Wednesday, March 10, 2010

Aid and Reconstruction for Haiti: The Grassroots Perspective

Three articles by Beverly Bell.

Raising Up Another Haiti
Common Dreams, February 23, 2010

As Haiti moves forward from the current point of devastation of its population, capital city, and economy, what could a different nation look like?

Who knows better than the Haitian majority? Why not ask them what they need and want?

Their perspectives have been sorely lost from the post-earthquake plans of some of the world's strongest powers. [...]

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Haiti: Peasant Organizations Provide Humanitarian Aid
Daily Kos, February 24, 2010

Yon sèl dwèt pa manje kalalou,” says Christroi Petit-homme, a member of a peasant farmer organization. You can’t eat gumbo with one finger. Peasant groups throughout rural Haiti form the fingers of the hand, reaching out with humanitarian aid for those left bereft after the earthquake.

U.S. Ambassador Ken Merten said at a February 12 State Department briefing, "In terms of humanitarian aid delivery, frankly, it's working really well, and I believe that this will be something that people will be able to look back on in the future as a model for how we've been able to sort ourselves out as donors on the ground and responding to an earthquake." Judging from hundreds of interviews, that impression is not shared by survivors of the earthquake. [...]

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A Future for Agriculture, A Future for Haiti
Upside Down World, March 2, 2010

"We plant but we can’t produce or market. We plant but we have no food to eat. We want agriculture to improve so our country can live and so we peasants can live, too."

- Rilo Petit-homme, peasant organizer from St. Marc, Haiti

What would it take to transform Haiti’s economy such that its role in the global economy is no longer that of providing cheap labor for sweatshops? What would it take for hunger to no longer be the norm, for the country no longer to depend on imports and hand-outs, and for Port-au-Prince’s slums no longer to contain 85% of the city’s residents? What would it take for the hundreds of thousands left homeless by the earthquake to have a secure life, with income? [...]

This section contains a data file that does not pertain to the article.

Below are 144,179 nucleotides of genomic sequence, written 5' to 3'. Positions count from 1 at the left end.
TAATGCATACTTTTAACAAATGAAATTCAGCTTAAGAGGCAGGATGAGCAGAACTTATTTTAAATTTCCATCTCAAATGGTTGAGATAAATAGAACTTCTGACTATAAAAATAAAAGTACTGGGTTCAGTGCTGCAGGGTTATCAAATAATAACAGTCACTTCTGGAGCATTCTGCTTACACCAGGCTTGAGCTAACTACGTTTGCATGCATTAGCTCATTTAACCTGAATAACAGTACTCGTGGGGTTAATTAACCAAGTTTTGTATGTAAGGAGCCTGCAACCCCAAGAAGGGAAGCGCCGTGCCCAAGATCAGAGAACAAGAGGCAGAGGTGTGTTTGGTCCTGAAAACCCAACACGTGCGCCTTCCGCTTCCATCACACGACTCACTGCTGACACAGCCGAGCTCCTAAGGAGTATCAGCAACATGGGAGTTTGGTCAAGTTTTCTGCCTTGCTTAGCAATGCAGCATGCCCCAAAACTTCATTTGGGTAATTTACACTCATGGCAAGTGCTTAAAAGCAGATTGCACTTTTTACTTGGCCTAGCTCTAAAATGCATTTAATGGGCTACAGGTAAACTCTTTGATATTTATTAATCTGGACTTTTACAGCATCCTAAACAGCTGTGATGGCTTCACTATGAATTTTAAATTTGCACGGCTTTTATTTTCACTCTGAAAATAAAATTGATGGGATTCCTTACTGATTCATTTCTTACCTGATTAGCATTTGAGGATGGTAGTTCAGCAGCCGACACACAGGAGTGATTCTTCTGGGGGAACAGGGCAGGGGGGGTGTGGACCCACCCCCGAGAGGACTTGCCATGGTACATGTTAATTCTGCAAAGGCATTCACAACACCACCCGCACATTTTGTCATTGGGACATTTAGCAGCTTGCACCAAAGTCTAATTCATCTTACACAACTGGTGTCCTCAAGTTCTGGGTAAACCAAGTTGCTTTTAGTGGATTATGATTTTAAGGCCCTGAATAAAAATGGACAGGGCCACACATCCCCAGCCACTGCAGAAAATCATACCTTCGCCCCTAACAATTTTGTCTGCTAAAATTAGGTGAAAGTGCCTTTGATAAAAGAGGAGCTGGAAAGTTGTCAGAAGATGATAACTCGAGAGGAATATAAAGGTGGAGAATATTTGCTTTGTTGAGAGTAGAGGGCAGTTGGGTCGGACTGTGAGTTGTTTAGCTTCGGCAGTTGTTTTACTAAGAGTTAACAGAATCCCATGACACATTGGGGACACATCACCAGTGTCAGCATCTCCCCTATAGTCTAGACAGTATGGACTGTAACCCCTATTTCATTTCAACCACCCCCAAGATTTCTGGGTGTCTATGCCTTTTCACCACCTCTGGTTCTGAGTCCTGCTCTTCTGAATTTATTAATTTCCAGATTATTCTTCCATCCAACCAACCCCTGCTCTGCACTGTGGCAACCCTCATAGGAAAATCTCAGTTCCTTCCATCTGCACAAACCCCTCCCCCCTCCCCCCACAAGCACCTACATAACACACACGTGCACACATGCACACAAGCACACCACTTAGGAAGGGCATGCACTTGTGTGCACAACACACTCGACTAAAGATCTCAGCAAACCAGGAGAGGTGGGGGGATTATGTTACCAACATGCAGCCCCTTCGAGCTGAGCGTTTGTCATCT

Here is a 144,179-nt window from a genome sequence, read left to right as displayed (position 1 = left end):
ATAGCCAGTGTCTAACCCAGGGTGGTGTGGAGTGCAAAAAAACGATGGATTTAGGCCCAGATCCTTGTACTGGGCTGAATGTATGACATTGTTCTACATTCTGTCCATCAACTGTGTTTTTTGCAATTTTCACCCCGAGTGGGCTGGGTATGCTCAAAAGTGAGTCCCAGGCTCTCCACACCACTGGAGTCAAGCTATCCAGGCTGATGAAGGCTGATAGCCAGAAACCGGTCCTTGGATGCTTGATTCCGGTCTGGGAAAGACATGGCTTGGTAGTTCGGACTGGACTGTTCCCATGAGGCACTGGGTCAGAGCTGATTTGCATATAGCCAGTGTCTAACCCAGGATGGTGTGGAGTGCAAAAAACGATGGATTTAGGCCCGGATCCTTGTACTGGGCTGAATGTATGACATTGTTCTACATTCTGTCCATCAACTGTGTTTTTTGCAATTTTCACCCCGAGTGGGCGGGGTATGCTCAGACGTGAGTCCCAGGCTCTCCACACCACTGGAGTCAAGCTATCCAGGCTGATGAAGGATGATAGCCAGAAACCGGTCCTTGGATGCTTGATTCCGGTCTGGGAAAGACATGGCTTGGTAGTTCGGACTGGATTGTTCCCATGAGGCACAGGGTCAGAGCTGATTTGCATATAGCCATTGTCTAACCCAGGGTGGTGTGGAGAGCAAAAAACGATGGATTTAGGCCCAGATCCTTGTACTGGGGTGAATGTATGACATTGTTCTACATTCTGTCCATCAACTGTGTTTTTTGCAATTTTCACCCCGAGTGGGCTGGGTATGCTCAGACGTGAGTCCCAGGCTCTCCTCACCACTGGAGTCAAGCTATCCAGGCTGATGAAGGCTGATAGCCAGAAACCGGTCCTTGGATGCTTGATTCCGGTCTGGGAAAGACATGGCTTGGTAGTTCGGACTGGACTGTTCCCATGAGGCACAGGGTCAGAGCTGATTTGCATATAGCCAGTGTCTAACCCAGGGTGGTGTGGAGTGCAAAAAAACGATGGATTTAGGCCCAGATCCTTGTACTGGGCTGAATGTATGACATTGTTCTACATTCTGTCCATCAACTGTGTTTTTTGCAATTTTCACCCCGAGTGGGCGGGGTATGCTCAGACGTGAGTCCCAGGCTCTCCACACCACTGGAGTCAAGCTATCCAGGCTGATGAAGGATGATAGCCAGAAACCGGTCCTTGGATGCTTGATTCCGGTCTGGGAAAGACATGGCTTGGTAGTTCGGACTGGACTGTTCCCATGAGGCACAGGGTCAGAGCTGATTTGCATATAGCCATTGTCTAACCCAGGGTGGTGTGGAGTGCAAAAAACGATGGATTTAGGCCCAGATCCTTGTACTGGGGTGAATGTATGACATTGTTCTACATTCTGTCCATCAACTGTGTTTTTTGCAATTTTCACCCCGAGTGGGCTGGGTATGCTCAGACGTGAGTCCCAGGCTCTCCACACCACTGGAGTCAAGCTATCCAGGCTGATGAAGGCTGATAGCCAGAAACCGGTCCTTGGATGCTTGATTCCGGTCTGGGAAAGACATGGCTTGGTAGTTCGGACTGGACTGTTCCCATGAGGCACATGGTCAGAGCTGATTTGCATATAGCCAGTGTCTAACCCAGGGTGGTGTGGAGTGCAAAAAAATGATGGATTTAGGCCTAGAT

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Beverly Bell coordinates Other Worlds, , which promotes social and economic alternatives. She is also associate fellow of the Institute for Policy Studies.

Reminder: People in the New York metropolitan area can learn more about grassroots perpectives at "Haiti Beyond Disaster: Planting Seeds of Change," a discussion about Haiti's Mouvman Peyizan Papay (Papaye Peasant Movement, MPP) and the Seeds for Haiti campaign, with special guests Joanne Veillard and Bastien Jean-Baptiste, Haitian-American New Yorkers who visited Haiti's Central Plateau with a Seeds for Haiti delegation January 7-11, then survived the earthquake in Port-au-Prince.

Wednesday, March 17, 2010

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Friday, March 5, 2010

"Rebuilding Haiti" -- the Sweatshop Hoax

When the professors and politicians say they will help Haitian workers by giving them jobs, what they really mean is that they plan to take the jobs away from Dominican, Mexican, and Central American workers -- and pay the Haitians even less for doing the same work.

by David L. Wilson, MRZine
March 4, 2010

Within days of a January 12 earthquake that devastated much of southern Haiti, the New York Times was using the disaster to promote a United Nations plan for drastically expanding the country's garment assembly industry, which employs low-paid workers to stitch apparel for duty-free export, mainly to the U.S. market. This, according to several opinion pieces in the Times, is the way to rebuild Haiti.

The outlines of the plan were drawn up a year earlier, in January 2009, by Oxford economist Paul Collier, but the leading proponents of development through sweatshops have been liberal Democrats in the United States. [...]

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